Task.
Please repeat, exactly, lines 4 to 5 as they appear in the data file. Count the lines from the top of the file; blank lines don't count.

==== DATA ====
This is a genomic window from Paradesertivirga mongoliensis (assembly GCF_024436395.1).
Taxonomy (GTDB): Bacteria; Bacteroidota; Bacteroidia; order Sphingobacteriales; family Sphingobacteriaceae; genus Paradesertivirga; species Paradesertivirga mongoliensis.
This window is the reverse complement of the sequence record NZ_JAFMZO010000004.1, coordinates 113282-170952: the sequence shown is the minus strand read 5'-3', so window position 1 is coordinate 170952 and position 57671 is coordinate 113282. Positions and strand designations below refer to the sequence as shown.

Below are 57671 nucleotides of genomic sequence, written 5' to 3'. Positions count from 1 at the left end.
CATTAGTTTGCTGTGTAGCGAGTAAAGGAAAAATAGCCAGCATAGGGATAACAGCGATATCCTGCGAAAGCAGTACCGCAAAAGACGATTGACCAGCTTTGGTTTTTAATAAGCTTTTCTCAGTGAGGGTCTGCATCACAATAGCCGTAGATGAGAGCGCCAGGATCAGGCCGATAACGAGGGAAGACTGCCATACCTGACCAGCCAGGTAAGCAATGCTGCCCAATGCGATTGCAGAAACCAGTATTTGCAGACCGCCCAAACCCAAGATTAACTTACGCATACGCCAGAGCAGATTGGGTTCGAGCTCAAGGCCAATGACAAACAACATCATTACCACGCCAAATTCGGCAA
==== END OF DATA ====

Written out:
Below are 57671 nucleotides of genomic sequence, written 5' to 3'. Positions count from 1 at the left end.
CATTAGTTTGCTGTGTAGCGAGTAAAGGAAAAATAGCCAGCATAGGGATAACAGCGATATCCTGCGAAAGCAGTACCGCAAAAGACGATTGACCAGCTTTGGTTTTTAATAAGCTTTTCTCAGTGAGGGTCTGCATCACAATAGCCGTAGATGAGAGCGCCAGGATCAGGCCGATAACGAGGGAAGACTGCCATACCTGACCAGCCAGGTAAGCAATGCTGCCCAATGCGATTGCAGAAACCAGTATTTGCAGACCGCCCAAACCCAAGATTAACTTACGCATACGCCAGAGCAGATTGGGTTCGAGCTCAAGGCCAATGACAAACAACATCATTACCACGCCAAATTCGGCAA